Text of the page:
Monday, March 19, 2012

A Modern Layette

Less is more, right?

I'm expecting a little lady in July, which means I need to get going on a girl's wardrobe.

Spending a lot of money on baby clothes is inherently ridiculous. But you want to know what's also silly? Letting people bombard you with what they think your baby should wear, even if it's plastered with garish advertisements for toys and 'witty' phrases like "trouble" or "brat."

I have been able to avoid most of those offending items so far, yet I had little or no input into what my son wore during the first two years. I was in the middle of residency, studying for boards, and just trying to stay afloat. My extended family gave me much needed help, even informing me what my son's birthday party theme and Halloween costume would be each year.

This time, I hope to have a hand in everything and organize a practical, budget-friendly, and even stylish wardrobe for my boy and girl. My strategy is this: Purchase the necessities in gender neutral colors and patterns (in case we have another child in the future) and accessorize in small doses. I think it's also important to have fewer articles of clothing that are of decent quality, than to have a closet bursting with clothes that make things hard to find, add to the laundry load, and don't make you smile.

To that end, I have created a "layette scheme." It's my own little pin board that also serves to give my family an idea of what I'm trying to achieve.

Call me crazy, but I'm also photo-cataloging what I have already so that I can visually survey what I'm missing to create an outfit, and remind me of what I have enough of.

In addition, I'm totally digging this guide from Copy Cat Chic about what a baby really needs ages 0-6mo., and am using it for motivation.

Another thing I'm working on is finding a tactful way of telling people to keep their receipts. After our son's baby shower, we returned more than $300 worth of items and put that towards the gear we actually needed. People seem to be much more invested in putting their 'signature' on our daughter than they were with our son, though. I've already been told "I bought your girl some clothes, I BETTER SEE HER IN THEM." *gulp*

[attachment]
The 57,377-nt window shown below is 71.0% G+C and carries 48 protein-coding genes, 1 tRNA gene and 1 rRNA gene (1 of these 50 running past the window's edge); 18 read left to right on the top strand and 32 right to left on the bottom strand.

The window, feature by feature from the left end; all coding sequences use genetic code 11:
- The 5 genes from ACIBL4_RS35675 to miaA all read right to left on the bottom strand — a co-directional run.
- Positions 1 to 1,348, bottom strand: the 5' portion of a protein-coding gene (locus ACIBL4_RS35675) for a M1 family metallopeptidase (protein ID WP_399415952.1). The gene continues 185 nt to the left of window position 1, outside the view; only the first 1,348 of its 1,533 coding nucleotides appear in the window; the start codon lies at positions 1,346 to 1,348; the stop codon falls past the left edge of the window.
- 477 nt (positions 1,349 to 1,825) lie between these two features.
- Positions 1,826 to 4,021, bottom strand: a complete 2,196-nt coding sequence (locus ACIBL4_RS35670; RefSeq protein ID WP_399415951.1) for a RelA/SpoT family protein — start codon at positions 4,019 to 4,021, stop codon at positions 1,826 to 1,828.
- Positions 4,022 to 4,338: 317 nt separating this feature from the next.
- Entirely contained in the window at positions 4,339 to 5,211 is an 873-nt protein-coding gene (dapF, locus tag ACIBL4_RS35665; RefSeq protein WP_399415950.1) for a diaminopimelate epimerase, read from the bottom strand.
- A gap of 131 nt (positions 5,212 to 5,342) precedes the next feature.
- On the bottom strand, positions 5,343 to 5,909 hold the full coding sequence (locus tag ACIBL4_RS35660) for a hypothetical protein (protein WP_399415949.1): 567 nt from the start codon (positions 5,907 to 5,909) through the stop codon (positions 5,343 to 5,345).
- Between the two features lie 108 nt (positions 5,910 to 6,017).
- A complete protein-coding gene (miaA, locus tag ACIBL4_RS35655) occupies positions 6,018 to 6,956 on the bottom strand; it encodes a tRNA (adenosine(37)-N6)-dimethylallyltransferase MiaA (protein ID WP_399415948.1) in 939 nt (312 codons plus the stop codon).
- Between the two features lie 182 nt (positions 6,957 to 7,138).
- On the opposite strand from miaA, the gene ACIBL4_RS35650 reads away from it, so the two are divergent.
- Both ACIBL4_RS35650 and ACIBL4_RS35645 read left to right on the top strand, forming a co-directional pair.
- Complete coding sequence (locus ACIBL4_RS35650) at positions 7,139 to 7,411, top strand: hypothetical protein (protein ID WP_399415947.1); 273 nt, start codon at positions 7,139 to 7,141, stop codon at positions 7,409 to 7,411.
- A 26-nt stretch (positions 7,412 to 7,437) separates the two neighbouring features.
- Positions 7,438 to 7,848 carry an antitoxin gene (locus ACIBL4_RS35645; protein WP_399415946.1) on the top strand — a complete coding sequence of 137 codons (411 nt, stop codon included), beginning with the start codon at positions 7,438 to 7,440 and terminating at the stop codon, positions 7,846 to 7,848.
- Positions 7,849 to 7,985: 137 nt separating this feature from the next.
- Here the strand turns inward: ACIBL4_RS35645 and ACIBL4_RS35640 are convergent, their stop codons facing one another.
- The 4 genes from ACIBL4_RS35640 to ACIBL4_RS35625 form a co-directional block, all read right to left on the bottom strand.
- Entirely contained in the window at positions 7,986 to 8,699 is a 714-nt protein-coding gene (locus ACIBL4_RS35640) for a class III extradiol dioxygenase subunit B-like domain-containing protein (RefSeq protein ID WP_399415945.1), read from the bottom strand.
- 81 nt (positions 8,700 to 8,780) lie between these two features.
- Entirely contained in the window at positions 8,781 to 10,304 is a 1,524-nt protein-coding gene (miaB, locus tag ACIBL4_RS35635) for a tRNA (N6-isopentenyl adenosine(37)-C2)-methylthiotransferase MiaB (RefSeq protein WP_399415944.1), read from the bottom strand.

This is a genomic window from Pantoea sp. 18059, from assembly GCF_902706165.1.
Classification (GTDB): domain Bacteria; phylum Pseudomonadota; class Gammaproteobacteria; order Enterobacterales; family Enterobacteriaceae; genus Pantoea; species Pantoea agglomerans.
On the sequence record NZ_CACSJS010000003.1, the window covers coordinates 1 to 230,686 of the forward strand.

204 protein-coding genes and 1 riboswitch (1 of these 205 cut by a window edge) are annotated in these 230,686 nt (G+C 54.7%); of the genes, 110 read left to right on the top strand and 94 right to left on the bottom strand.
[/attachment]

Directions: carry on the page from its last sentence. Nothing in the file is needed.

Perhaps my quest to streamline things is more like mission impossible? Will I be maneuvering through piles of pastels to get into the nursery? Time and perseverance will tell.


  1. My boys have basically worn nothing but zip up sleepers for the past 9 months. Day and night. We found them faster and easier than even onesies. My favorite place to get them is Hanna Andersson, yes they are a bit pricey but we have washed them a million times and they hod up great (and the one that didn't they gave us a full refund).

  2. I felt (feel?) the same way! Our nursery is gender-neutral, and pretty much all of the clothing I've bought for Asher myself is pretty gender-neutral. I tried to tactfully tell people that's the kind of clothing I'd prefer, and I pretty strongly stated I didn't want things with logos, slogans, or cartoon characters on them. I still got a little bit of that, but for the most part I've been able to avoid the hideous "Daddy's Little Trucker!" onesies. Why are so many baby clothes so ugly??

  3. @Sara, I did take a look and I'm interested in a couple of their sleepers (why can't they just use the boy pattern and use purple with a touch of pink or green?).

    @Liz, I've been experimenting with all sorts of things. The one thing that seems to work, though it makes me look like a snob or paranoid (both?) is when I say this: "I'm all about protecting my little girl's breasts from the beginning, so I'd like her to be in organic clothing if it's touching her skin." The reactions are always so funny, "her little breasties!", but people seem to be more compliant when I pitch it to them that way, and organic clothing tends not to be offensive.

    As for the boys, there's a reason I keep a donation bag by the door. "Future hunter" "Here comes trouble" and blatant ads for toys have all gone out the door, literally.

    Sometimes I feel bad, because there's this indelible part of me that says I shouldn't care. We grew up under such humble circumstances that I've been trained to feel that I should accept anything given to me, and just be grateful there are clothes on our backs. But as Sara was getting to, there is a higher level of quality to certain pricier clothes. -Sometimes you can't afford to buy cheap! And can you really put a price on your child's dignity?